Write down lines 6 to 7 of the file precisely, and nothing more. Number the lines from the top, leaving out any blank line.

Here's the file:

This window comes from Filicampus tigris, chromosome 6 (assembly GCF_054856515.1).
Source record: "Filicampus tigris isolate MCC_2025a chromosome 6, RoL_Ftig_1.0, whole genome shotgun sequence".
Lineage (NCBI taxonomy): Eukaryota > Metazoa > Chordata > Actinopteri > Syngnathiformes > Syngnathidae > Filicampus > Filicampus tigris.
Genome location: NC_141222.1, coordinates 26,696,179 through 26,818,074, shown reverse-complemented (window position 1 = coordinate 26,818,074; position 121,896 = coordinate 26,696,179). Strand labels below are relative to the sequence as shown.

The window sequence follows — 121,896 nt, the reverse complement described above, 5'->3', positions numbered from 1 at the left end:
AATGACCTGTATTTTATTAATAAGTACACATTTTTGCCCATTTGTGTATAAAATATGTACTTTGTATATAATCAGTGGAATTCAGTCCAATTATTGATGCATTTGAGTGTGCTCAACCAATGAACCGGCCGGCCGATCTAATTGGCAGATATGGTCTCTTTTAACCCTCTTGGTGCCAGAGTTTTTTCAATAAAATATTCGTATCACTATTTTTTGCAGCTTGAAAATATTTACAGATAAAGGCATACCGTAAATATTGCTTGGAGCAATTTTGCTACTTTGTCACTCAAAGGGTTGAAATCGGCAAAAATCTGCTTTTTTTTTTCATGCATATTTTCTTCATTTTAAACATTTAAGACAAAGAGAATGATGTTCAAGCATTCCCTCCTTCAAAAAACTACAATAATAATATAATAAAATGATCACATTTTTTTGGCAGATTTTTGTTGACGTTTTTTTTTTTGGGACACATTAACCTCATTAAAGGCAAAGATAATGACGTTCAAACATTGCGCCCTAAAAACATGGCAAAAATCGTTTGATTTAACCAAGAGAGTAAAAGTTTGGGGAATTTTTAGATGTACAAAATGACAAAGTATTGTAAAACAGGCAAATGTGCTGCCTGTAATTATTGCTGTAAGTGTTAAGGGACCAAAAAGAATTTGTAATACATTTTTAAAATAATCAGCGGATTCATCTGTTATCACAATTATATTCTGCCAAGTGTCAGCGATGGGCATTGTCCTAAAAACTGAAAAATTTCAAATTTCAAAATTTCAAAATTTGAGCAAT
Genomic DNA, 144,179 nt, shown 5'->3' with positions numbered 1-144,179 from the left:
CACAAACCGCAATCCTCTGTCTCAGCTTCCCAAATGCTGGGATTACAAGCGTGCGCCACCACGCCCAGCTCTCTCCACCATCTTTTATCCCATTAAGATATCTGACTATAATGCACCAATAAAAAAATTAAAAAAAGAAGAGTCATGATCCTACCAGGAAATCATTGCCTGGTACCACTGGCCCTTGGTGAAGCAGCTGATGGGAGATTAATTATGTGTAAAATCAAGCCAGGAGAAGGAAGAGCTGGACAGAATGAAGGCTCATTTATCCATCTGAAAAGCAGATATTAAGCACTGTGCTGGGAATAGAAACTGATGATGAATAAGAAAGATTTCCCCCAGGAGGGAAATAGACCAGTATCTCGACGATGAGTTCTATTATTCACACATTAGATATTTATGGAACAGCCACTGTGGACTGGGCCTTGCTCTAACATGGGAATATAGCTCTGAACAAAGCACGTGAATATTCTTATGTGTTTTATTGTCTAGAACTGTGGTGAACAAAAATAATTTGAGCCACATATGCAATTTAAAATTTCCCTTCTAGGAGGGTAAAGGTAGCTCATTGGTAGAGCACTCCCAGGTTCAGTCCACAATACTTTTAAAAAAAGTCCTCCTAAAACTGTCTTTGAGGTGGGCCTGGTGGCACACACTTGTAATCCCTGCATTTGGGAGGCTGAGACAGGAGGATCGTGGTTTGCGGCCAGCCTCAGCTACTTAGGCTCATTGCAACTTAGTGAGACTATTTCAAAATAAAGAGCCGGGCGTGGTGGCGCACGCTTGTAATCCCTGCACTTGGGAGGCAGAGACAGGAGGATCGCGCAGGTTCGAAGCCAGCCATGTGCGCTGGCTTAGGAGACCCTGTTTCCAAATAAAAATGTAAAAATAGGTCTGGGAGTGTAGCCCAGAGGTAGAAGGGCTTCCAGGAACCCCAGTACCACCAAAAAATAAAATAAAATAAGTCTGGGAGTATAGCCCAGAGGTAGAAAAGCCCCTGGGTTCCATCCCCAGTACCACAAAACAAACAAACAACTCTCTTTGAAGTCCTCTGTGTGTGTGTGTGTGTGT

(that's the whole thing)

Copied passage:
AATGACCTGTATTTTATTAATAAGTACACATTTTTGCCCATTTGTGTATAAAATATGTACTTTGTATATAATCAGTGGAATTCAGTCCAATTATTGATGCATTTGAGTGTGCTCAACCAATGAACCGGCCGGCCGATCTAATTGGCAGATATGGTCTCTTTTAACCCTCTTGGTGCCAGAGTTTTTTCAATAAAATATTCGTATCACTATTTTTTGCAGCTTGAAAATATTTACAGATAAAGGCATACCGTAAATATTGCTTGGAGCAATTTTGCTACTTTGTCACTCAAAGGGTTGAAATCGGCAAAAATCTGCTTTTTTTTTTCATGCATATTTTCTTCATTTTAAACATTTAAGACAAAGAGAATGATGTTCAAGCATTCCCTCCTTCAAAAAACTACAATAATAATATAATAAAATGATCACATTTTTTTGGCAGATTTTTGTTGACGTTTTTTTTTTTGGGACACATTAACCTCATTAAAGGCAAAGATAATGACGTTCAAACATTGCGCCCTAAAAACATGGCAAAAATCGTTTGATTTAACCAAGAGAGTAAAAGTTTGGGGAATTTTTAGATGTACAAAATGACAAAGTATTGTAAAACAGGCAAATGTGCTGCCTGTAATTATTGCTGTAAGTGTTAAGGGACCAAAAAGAATTTGTAATACATTTTTAAAATAATCAGCGGATTCATCTGTTATCACAATTATATTCTGCCAAGTGTCAGCGATGGGCATTGTCCTAAAAACTGAAAAATTTCAAATTTCAAAATTTCAAAATTTGAGCAAT
Genomic DNA, 144,179 nt, shown 5'->3' with positions numbered 1-144,179 from the left: